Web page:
3 July 2020 – latest updates:
- Face coverings to become mandatory in shops in Scotland from 10 July. They are already mandatory on public transport.
- Face covering to become mandatory on public transport in Northern Ireland form 10 July.
- Wearing a face covering is already mandatory in hospitals and on public transport in England.
- Ride-sharing company Uber has made face coverings mandatory for both passengers and drivers across the UK.
- Separately, the World Health Organisation (WHO) has changed its global guidance on face masks, suggesting that in circumstances where social distancing is difficult – such as public transport, shops etc – basic medical masks (not respirator masks) should be worn by the over 60s, and homemade three-layer masks should be worn by the general public.
- Myths about face masks causing oxygen deficiency or carbon monoxide toxicity have been debunked by scientists
Scotland and Northern Ireland make face coverings mandatory in certain situations
From 10 July, face coverings will be mandatory in shops in Scotland, and on public transport in Northern Ireland.
Scotland has already made face coverings mandatory on public transport. In both countries, face coverings are now a condition of travel on buses, trains, ferries and planes.
Certain groups are exempt. In Scotland, this includes children under five, and in Northern Ireland for children under 13. In both countries, people who are unable to put on, wear, or remove a face mask due to a disability do not have to wear a facec covering, nor do transport staff who are behind a protective screen.
In England, face coverings are mandatory on public transport and in hospitals.
Face covering buying and making guide – we explain where you can buy reusable cloth masks, what type to look for, and how to make your own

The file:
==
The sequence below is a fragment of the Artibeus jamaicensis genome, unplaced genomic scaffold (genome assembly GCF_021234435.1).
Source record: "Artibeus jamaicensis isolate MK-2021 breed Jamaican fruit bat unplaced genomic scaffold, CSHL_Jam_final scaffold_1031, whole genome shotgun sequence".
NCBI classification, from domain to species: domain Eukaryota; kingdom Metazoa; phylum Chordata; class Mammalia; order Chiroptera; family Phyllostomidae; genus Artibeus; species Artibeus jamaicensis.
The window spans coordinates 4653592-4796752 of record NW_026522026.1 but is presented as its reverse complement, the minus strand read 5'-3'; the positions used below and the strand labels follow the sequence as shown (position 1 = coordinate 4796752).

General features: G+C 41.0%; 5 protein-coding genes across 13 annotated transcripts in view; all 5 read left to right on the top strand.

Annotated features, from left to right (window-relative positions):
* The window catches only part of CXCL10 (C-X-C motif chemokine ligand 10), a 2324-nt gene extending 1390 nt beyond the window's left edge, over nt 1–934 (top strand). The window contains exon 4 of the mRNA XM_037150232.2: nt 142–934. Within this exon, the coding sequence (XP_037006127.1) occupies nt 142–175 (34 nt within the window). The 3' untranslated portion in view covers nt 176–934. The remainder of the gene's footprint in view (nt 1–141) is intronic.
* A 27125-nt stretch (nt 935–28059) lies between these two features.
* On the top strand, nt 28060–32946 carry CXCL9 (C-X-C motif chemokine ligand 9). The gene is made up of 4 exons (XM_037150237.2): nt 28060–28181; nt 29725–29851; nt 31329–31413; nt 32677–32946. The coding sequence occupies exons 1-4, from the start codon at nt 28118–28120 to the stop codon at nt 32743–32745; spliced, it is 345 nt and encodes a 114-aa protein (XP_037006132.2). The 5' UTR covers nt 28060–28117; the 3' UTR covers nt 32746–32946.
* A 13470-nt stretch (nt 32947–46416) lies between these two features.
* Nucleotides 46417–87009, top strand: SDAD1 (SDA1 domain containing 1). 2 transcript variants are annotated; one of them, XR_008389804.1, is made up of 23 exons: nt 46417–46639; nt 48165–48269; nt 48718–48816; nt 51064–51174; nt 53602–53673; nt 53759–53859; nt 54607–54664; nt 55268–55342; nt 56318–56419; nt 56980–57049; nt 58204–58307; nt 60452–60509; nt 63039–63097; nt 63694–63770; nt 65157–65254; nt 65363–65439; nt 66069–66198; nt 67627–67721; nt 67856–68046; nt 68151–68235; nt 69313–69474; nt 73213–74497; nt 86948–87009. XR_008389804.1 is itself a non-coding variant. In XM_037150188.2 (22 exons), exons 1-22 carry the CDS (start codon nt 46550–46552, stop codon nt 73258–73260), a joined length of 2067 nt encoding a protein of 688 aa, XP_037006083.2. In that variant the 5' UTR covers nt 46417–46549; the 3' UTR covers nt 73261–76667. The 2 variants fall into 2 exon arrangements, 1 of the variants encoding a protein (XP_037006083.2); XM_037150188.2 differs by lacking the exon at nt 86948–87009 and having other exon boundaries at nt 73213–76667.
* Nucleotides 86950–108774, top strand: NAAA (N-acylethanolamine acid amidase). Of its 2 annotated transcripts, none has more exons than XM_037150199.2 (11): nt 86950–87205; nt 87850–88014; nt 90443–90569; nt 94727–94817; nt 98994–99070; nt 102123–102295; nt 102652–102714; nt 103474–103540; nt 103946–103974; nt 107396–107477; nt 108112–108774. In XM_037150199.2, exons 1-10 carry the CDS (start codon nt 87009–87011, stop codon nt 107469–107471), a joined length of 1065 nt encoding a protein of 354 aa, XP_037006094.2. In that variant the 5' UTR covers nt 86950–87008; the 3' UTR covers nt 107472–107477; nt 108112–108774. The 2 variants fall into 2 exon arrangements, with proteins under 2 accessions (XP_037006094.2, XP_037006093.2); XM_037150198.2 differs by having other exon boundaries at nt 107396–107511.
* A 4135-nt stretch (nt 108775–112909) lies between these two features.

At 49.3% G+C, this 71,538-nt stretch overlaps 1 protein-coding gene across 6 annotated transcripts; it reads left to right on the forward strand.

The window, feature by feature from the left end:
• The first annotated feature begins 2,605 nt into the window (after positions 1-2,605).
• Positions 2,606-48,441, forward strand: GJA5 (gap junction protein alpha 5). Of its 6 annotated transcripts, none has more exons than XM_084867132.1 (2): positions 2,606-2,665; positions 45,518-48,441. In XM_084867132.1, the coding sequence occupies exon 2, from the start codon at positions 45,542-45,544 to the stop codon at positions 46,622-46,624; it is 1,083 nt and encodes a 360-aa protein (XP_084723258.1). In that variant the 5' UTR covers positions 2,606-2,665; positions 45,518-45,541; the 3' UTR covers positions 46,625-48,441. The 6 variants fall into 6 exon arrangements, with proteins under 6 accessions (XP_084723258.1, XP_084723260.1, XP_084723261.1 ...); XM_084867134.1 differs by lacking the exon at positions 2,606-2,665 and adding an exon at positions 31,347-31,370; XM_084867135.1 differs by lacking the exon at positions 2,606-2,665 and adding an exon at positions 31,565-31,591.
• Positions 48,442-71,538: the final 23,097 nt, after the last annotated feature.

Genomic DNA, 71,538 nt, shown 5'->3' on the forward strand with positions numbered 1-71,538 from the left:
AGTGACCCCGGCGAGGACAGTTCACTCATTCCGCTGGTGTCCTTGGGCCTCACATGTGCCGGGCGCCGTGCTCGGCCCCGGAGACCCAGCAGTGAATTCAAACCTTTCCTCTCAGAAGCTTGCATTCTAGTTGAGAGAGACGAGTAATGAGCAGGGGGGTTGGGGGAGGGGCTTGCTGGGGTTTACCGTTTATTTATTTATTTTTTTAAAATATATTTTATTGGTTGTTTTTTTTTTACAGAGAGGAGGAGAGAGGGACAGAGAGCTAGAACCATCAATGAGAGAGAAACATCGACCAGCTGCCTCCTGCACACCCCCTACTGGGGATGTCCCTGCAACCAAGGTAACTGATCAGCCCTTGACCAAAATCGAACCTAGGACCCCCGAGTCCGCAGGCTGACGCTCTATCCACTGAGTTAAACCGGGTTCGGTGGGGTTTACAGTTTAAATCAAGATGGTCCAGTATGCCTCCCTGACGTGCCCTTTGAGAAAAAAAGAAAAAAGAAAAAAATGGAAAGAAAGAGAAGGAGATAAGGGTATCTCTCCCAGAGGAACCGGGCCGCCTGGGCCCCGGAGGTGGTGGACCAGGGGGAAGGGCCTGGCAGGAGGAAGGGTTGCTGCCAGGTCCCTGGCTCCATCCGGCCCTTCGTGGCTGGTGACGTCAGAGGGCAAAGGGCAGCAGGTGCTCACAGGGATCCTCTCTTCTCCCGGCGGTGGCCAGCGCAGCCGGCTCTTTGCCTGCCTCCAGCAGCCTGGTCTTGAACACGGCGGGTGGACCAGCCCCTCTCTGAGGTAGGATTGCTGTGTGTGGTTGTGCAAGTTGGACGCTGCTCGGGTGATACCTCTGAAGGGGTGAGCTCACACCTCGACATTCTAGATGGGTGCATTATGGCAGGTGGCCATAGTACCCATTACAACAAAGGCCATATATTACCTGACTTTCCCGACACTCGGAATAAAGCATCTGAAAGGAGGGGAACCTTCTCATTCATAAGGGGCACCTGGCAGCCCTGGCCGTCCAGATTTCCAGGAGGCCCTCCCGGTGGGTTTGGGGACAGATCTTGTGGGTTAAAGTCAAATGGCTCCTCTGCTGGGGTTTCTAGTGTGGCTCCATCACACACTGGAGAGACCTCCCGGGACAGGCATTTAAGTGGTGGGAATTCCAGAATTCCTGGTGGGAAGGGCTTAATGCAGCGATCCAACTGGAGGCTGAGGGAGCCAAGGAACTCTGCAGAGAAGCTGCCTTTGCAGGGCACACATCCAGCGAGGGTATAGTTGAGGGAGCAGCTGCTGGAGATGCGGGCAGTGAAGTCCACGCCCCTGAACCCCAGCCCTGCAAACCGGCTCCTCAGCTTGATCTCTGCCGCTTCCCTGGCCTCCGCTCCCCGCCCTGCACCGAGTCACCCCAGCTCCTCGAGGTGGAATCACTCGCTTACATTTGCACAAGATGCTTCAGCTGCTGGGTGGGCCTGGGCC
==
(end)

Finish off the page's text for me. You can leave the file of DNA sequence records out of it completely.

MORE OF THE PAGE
What’s the current UK advice about face masks and coverings?
- England – as of 15 June 2020 it is be compulsory to wear a face covering on public transport and when visiting hospital or attending as an out-patient. Children under 11, some disabled people and those with breathing difficulties are exempt. Find out more about exemptions to face masks rules on the government website.
- Face coverings are also encouraged in England in certain situations where social distancing is more difficult, such as in small shops – but this isn’t mandatory.
- Scotland – as of 22 June 2020 face coverings are mandatory on public transport, as in England. From 10 July, face coverings are required by law in shops. Exemptions apply for children under five, for some transport workers including drivers separated by a perspex screen, and for people for whom a disability prevents them for wearing a face mask.
- Northern Ireland – from 10 July, face coverings will be mandatory on public transport.
- Wales – has now changed its advice to recommend three-layer face coverings where social distancing is not possible, in line with WHO advice.
Across the UK, ride-sharing company Uber has made it mandatory for both passengers and drivers to wear masks while taking trips.
The UK government has said that wearing a face covering is not intended to help the wearer, but ‘to protect against inadvertent transmission of the disease to others if you have it asymptomatically.’ People with symptoms and members of their household should continue to self-isolate.
It has stressed that surgical face masks and medical grade respirators should be left for healthcare and other frontline workers.
Previously, the government had published guidance saying that homemade cloth face coverings could help reduce the risk of transmission in some circumstances, and advising their use in certain situations where maintaining social distancing is more difficult, such as in small shops and on public transport.
It remains to be seen if the UK government will change or update its advice as a result of the chance in stance from the WHO.
Who should not wear a mask?